George Santos makes stunning admission over campaign finances
Washington DC - Lying Congressman George Santos dug his hole even deeper on Tuesday after he admitted a $500,000 personal loan he made to his campaign wasn't actually "personal."
Santos' team filed several amended campaign finance reports late Tuesday afternoon. In those filings, he appeared to admit that a $500,000 donation he made to his own campaign didn't actually come from his own funds, the Daily Beast reported.
The new reports do not say where the money came from. The box reading "from the candidate" was left unchecked – unlike Santos' past filings.
The same went for another $125,000 Santos loaned his campaign, which he previously said came from his personal funds.
The beleaguered congressman, who has also come under fire for faking his career and personal history, has faced growing demands to explain his campaign finances, including ties to the cousin of a sanctioned Russian oligarch.
Santos previously said he used money from his company, Devolder Organization LLC, to finance his run for Congress, which experts say could open him up to unlawful corporate contribution charges.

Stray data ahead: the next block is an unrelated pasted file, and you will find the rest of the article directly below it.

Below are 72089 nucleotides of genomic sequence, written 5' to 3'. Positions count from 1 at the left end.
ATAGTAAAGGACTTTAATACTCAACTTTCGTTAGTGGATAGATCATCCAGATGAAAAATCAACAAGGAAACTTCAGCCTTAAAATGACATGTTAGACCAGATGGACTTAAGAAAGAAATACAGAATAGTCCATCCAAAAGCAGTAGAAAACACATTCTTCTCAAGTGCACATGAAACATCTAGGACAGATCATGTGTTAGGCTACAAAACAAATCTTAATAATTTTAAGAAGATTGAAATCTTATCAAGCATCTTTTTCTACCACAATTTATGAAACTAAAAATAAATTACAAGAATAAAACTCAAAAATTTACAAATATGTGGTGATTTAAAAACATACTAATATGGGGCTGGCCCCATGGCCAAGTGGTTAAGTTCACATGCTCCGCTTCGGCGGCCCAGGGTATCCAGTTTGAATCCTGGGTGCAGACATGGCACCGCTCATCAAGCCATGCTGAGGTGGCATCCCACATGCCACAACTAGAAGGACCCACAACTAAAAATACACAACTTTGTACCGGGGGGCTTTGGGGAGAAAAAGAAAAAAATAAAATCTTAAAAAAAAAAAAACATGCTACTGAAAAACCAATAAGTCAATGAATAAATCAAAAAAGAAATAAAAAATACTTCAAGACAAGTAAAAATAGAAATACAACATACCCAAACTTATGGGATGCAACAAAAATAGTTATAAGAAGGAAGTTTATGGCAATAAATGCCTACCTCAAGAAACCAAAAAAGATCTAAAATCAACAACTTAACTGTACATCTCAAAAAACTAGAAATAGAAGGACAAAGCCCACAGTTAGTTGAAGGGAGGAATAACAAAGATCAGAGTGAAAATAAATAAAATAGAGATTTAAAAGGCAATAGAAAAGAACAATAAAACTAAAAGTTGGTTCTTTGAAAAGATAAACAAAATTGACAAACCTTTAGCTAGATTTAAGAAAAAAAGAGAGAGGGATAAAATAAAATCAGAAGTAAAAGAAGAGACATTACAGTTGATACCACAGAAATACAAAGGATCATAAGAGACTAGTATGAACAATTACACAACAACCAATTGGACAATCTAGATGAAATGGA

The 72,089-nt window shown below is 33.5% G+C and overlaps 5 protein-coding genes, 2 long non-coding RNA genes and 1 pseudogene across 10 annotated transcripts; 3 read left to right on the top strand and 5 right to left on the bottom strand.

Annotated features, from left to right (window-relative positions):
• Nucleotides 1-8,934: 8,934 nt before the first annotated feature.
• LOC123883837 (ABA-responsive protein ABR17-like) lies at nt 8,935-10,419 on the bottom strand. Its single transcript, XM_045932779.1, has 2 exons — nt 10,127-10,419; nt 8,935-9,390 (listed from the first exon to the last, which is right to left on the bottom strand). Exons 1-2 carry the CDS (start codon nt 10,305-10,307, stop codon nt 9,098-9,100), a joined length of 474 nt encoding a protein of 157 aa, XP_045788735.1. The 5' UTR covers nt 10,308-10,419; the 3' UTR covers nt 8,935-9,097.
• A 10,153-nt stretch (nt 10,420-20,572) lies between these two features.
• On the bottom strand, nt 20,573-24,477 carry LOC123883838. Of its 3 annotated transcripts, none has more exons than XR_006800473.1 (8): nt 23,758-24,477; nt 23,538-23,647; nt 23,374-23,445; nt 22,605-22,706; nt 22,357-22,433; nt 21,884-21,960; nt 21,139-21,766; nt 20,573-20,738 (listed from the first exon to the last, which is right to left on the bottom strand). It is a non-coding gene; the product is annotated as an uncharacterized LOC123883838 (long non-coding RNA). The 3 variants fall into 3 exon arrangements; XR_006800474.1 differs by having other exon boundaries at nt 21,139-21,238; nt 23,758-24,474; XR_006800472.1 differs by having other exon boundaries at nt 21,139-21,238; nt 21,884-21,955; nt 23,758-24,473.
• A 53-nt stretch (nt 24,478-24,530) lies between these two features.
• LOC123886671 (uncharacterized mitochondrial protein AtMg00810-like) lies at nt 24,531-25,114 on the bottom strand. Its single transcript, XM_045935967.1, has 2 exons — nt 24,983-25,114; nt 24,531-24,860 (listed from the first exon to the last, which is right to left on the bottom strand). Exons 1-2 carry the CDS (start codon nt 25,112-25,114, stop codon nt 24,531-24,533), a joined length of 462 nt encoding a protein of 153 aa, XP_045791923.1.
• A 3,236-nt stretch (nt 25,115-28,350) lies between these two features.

The Republican representative is already facing an investigation by prosecutors in New York and a revived fraud case in Brazil.
Democrats call for Santos to be barred from accessing classified information
Amid Santos' serial lying and financial scandals, Democrats are urging House Speaker Kevin McCarthy not to grant his colleague access to classified data.
New York Reps. Joseph Morelle and Gregory Meeks sent a letter to the California Republican on Wednesday, writing, "The numerous concerning allegations about [Santos'] behavior over decades put his character into question, and suggest he cannot be trusted with confidential and classified information that could threaten the United States’ national security."
"As the newly elected Speaker of the House of Representatives, we call on you to limit Congressman George Santos’ ability to access classified materials, including preventing him from attending any classified briefings and limiting his access to such information through his committee assignments," they added.
McCarthy has previously stood up for Santos, saying he would have to be found guilty of illegal conduct by the House Ethics Committee in order for him to be removed from Congress. New York Reps. Dan Goldman and Ritchie Torres filed a request for an Ethics investigation earlier this month, but it is not yet clear if a probe is already underway.
Meanwhile, McCarthy has backed the House GOP Steering Committee's decision to give Santos two committee assignments.
Santos has been slated to sit on the House Small Business Committee and the Science, Space and Technology Committee.
Cover photo: REUTERS